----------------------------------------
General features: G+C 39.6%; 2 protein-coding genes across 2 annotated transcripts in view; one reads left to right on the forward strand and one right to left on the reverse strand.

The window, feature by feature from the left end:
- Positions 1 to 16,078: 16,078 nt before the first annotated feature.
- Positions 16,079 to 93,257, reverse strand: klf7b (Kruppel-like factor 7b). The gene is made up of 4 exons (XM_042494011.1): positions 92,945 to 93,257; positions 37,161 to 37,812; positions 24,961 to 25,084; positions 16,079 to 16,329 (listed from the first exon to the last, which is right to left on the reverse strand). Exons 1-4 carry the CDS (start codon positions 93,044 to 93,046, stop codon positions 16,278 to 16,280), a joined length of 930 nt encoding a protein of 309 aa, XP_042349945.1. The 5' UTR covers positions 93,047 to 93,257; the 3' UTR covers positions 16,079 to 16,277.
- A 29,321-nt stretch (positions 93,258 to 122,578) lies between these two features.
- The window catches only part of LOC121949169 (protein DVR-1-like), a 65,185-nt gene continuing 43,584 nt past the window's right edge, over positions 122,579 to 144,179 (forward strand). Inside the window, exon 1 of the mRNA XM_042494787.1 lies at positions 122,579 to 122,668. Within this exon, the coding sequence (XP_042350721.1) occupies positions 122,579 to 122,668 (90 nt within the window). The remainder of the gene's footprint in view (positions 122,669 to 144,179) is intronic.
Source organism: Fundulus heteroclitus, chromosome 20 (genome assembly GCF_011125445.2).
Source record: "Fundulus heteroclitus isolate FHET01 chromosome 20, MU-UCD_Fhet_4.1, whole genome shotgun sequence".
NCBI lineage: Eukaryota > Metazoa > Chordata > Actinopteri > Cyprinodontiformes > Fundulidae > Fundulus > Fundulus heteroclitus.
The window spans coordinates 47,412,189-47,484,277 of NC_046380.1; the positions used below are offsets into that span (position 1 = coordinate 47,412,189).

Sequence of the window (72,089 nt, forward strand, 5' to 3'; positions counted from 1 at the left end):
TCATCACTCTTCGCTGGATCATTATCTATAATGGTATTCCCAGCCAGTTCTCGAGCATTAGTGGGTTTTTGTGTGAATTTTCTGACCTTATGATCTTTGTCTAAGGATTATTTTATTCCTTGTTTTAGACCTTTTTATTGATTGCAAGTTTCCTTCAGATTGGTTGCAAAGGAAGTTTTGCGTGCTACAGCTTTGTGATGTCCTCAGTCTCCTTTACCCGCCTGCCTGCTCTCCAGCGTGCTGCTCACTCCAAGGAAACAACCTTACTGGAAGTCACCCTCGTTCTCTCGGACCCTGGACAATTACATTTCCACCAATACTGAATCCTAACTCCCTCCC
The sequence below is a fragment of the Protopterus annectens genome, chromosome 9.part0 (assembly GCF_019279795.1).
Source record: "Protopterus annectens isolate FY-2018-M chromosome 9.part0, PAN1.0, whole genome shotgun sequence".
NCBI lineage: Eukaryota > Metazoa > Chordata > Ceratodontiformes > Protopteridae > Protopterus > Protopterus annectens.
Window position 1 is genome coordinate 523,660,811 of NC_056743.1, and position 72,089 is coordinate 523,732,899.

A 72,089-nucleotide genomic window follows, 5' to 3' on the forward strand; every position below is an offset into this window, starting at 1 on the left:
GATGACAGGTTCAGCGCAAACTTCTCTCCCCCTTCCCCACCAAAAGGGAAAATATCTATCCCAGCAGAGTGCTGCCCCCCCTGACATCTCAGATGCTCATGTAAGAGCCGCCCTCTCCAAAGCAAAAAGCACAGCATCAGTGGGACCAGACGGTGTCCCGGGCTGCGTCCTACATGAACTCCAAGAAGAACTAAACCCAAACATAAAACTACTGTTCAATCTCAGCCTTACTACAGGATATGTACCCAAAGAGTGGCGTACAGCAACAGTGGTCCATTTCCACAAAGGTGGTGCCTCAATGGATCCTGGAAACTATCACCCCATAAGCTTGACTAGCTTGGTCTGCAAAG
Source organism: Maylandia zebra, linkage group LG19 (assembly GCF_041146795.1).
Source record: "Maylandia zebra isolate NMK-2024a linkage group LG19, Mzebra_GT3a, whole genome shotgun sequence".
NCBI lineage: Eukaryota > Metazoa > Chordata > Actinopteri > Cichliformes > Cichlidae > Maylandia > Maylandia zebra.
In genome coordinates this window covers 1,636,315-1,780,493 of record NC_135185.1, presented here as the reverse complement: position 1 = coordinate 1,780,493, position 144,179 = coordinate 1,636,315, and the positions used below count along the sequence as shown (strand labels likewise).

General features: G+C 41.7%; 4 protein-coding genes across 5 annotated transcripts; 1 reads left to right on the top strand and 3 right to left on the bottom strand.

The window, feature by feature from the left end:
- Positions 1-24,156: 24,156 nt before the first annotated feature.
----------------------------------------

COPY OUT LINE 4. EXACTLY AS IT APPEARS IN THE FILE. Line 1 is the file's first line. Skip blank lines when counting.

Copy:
- Positions 16,079 to 93,257, reverse strand: klf7b (Kruppel-like factor 7b). The gene is made up of 4 exons (XM_042494011.1): positions 92,945 to 93,257; positions 37,161 to 37,812; positions 24,961 to 25,084; positions 16,079 to 16,329 (listed from the first exon to the last, which is right to left on the reverse strand). Exons 1-4 carry the CDS (start codon positions 93,044 to 93,046, stop codon positions 16,278 to 16,280), a joined length of 930 nt encoding a protein of 309 aa, XP_042349945.1. The 5' UTR covers positions 93,047 to 93,257; the 3' UTR covers positions 16,079 to 16,277.